No headway in investigating Kaweesi death threats

Forensic investigation officers at the scene where Kaweesi was shot
Forensic investigation officers combs the crime scene where AIGP Andrew Felix Kaweesi, his bodyguard and driver were assasinated

Police Investigators are yet to make any headway in identifying the person who issued death threats to Andrew Felix Kaweesi days before he was assassinated twelve days ago.

The threats are one of the leads that police is following in trying to bring to book the assassins of Kaweesi, his driver Godfrey Mambewa and body guard Kenneth Erau. The trio was gunned down on the morning of March 17th when gunmen ambushed the car in which they were travelling near Kaweesi’s residence in Kulambiro, Kampala.

The police have arrested so far arrested 15 suspects in connection to the murder, some of them using composite images based on eyewitness descriptions.

Police detectives have also received statements from the family members and some close friends of Assistant Inspector General of Police Kaweesi indicating that he had received numerous threats on phone prior to his murder.

Felix Kaweesi Shooting
Forensics team from Uganda Police at the crime scene trying to do preliminary investigations

According to a reliable source within the Special Investigations Division (SID) who is part of the investigations, there were a number of text messages sent to Kaweesi threatening his life.

“After we received the information about the death threats, we perused through Kaweesi’s phones and found some messages. We have since been trying to trace the faces behind the messages,” says the operative.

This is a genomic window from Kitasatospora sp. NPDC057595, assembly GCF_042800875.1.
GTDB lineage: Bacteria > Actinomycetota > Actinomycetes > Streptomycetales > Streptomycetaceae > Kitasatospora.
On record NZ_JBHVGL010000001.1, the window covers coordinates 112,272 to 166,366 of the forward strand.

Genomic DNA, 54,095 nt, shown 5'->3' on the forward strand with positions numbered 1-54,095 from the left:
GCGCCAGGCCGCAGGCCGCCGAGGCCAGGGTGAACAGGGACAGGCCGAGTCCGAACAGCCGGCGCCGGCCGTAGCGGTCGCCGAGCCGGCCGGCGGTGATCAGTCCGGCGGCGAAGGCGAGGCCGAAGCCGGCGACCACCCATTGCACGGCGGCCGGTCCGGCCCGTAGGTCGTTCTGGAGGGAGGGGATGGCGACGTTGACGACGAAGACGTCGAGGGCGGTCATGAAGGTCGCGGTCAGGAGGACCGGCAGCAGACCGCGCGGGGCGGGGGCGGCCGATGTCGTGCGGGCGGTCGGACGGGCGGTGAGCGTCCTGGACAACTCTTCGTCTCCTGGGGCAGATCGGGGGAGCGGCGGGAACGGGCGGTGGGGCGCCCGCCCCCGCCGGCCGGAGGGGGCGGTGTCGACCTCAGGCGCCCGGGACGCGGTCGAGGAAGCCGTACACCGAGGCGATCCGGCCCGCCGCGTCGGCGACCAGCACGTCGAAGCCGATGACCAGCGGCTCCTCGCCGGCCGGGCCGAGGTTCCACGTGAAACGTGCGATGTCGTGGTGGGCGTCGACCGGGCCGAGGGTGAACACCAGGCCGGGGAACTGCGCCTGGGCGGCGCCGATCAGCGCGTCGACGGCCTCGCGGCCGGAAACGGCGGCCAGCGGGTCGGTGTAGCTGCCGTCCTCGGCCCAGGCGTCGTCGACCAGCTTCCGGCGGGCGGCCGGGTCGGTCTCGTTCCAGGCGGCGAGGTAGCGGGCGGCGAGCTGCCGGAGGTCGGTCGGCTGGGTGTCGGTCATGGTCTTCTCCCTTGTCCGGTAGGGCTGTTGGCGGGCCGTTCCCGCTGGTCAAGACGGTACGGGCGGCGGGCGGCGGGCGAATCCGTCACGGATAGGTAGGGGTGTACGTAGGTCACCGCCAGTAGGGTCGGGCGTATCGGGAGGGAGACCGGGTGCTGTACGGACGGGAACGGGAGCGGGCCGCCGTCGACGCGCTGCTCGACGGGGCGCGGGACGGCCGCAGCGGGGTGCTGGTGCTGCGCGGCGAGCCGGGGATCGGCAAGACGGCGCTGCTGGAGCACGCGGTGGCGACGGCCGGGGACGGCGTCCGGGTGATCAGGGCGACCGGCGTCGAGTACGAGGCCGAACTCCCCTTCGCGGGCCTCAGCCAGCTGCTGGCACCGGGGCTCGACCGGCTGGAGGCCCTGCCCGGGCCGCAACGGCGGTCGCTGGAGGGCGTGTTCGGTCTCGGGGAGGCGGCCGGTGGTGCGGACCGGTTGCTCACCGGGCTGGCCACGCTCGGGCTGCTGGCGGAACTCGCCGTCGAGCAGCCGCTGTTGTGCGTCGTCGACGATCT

This publication has learnt that three mobile telephone numbers which police was trying to trace were found not to have been registered.

While Kaweesi’s replacement as police spokesperson, Asan Kasingye, was not willing to comment on the progress of this particular murder investigation, he says existence of unregistered simcards has blocked very many investigations.

“People buy these lines, use them to threaten or even defraud people. These simcards are then disposed, making it impossible to trace them,” Kasingye says.

Police has since asked the Uganda Communications Commission (UCC) to switch off all unregistered simcards.

In March 2013, UCC launched what it called a mandatory Subscriber Identity Module (SIM) card registration setting a deadline of August 2013 for all mobile phone users to have registered their cards. The deadline, however, passed quietly.

In November 2015, UCC wrote to all mobile telecom players to register all their subscribers or face consequences. The consequences, UCC warned, included revoking licenses, fines or disconnection. To this day, however, thousands of sim cards are still in operation without being registered.